BARR: Yes. The western coast of Arica. It was bound for Lobito Bay, I believe, which is below the Congo River. And then we had to just...just the few of us missionaries...our...just us, I guess it was...had to get off the boat unto this little tug, and they swung our things out, and I thought, “Oh, my. I hope I don’t drop in.” You could see the...the brown water of the Congo there...the difference the water right where we got off. I can remember seeing brown in...instead of the blue-green of the ocean, you know. And so we wen...we went into the mouth of the Congo River, and we spent the night at a place called Banana, which...where there was a big old metal boat. We slept...we...we had rooms in there. It was a very rough old place. And we had a half a bucket a p...water for all of us or something, to each room or something like that. And...and we went out to say goodbye to the ocean in the evening on the beach, you know, as the sun set. And then we went up to Matadi, and they spent several weeks at Matadi in a hotel until we could get on up to where the boat would take us up the Congo River. (Leopoldville, I guess it was. Where was it we got on the boat? I can’t think.) Anyway, we went up the Congo River, and it was a wonderful way to go into Africa because there we...every night.... The...the river was so low that they had to stop at night. They couldn’t travel at night. And...and all the white...all the missionaries would...from each place when...whenever the boat stopped for the night, people that lived around would come and to see, you know, the visit and see the boat and everything. So we got a real glimpse of Africa that way, stopping each night and meeting people. And I remember thinking, “Oh, do we have to get looking as yellow as this?” They were taking atabrin [anti-malarial drug], I think at that time, and some of the missionaries looked, that we saw, you know, looked yellow.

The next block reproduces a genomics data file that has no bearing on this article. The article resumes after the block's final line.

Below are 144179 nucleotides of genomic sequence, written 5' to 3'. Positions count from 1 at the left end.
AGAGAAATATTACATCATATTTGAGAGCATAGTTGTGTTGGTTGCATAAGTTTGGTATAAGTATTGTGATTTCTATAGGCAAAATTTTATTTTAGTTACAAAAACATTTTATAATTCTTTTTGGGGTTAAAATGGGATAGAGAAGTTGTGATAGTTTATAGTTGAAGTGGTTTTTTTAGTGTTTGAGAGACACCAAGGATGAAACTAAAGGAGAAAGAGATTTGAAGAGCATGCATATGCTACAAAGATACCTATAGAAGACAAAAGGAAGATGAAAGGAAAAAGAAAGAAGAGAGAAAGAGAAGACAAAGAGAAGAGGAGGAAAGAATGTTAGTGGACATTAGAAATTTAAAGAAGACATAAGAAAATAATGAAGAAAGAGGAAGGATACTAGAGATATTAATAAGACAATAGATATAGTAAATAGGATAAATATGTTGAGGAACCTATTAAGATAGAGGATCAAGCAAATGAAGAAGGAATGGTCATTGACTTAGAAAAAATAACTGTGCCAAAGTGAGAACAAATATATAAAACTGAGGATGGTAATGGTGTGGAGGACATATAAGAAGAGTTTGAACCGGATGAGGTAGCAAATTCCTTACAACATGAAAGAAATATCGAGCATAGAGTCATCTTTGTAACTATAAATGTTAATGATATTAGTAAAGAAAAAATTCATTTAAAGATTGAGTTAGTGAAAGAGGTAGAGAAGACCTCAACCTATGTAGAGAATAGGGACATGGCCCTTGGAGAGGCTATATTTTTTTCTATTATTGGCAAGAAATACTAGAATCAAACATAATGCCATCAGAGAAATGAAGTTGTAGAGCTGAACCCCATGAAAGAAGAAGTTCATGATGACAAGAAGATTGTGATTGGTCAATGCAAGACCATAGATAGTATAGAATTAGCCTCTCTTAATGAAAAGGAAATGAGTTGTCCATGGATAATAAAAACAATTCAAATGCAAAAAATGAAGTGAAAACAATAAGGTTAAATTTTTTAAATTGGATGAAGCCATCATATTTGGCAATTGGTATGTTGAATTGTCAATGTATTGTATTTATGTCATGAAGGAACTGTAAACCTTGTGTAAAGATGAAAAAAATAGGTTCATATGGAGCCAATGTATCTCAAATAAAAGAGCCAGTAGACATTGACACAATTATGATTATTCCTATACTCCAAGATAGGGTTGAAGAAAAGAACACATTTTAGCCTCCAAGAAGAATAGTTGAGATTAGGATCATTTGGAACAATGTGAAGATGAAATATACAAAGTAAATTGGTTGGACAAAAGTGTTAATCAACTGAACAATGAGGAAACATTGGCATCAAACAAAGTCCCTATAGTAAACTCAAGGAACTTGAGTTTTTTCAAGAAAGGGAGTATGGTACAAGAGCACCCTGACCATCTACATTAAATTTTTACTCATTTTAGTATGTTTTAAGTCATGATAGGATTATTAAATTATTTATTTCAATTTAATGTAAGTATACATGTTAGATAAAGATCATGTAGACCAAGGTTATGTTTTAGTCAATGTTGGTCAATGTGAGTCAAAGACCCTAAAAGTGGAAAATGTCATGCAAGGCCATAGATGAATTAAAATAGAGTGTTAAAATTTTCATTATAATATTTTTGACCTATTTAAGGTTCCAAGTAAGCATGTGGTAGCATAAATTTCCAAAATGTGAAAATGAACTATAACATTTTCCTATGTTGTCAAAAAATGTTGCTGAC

ERICKSEN: What was that for?

BARR: Of course, we were coming into malaria country.


BARR: That was a great thought, to be coming into malaria country. Of course, I lived with it for all the thirty-seven years, and we took prophylactic medicine the whole time and managed pretty well. But if you can get on top of malaria in Africa, you can live pretty well. So we went on up to Stanleyville. We were met there by one of our missionaries who was actually working in the army at that time. Fred Lasse. And he took us around, and then.... And then we went by bus through the Ituri Forest. I remember seeing whole families of baboons or...(I guess they were baboons)...grandparents and parents and children of the baboons, all troops of them, you know, running in the forest. And it was quite a...quite an experience to go into Africa that way. Then Evelyn Camp’s father came out to meet his daughter. He was a missionary in Africa. He came out to meet us, and I got on the truck with...with Evelyn and him and went the rest of the way to the nearest mission...mission station, where we were spending the night, the Brethren Mission station, I think it was. And then we came into our own area. It was quite a way to go into Africa [pauses] to see it.